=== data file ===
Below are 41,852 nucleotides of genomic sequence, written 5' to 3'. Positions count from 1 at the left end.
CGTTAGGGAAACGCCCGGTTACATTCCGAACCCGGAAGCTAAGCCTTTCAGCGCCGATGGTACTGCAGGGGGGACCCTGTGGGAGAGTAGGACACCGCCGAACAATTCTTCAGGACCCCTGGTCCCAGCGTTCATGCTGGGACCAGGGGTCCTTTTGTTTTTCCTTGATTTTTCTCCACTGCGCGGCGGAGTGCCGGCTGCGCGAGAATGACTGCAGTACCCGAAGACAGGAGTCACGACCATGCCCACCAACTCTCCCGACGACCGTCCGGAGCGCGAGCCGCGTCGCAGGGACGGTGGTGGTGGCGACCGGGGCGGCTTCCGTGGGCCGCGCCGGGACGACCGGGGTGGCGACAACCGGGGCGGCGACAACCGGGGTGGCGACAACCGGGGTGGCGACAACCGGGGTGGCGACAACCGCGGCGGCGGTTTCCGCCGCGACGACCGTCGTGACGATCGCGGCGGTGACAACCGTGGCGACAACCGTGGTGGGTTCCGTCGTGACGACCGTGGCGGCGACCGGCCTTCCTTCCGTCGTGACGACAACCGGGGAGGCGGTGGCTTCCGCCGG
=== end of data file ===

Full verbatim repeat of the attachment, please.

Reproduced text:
Below are 41,852 nucleotides of genomic sequence, written 5' to 3'. Positions count from 1 at the left end.
CGTTAGGGAAACGCCCGGTTACATTCCGAACCCGGAAGCTAAGCCTTTCAGCGCCGATGGTACTGCAGGGGGGACCCTGTGGGAGAGTAGGACACCGCCGAACAATTCTTCAGGACCCCTGGTCCCAGCGTTCATGCTGGGACCAGGGGTCCTTTTGTTTTTCCTTGATTTTTCTCCACTGCGCGGCGGAGTGCCGGCTGCGCGAGAATGACTGCAGTACCCGAAGACAGGAGTCACGACCATGCCCACCAACTCTCCCGACGACCGTCCGGAGCGCGAGCCGCGTCGCAGGGACGGTGGTGGTGGCGACCGGGGCGGCTTCCGTGGGCCGCGCCGGGACGACCGGGGTGGCGACAACCGGGGCGGCGACAACCGGGGTGGCGACAACCGGGGTGGCGACAACCGGGGTGGCGACAACCGCGGCGGCGGTTTCCGCCGCGACGACCGTCGTGACGATCGCGGCGGTGACAACCGTGGCGACAACCGTGGTGGGTTCCGTCGTGACGACCGTGGCGGCGACCGGCCTTCCTTCCGTCGTGACGACAACCGGGGAGGCGGTGGCTTCCGCCGG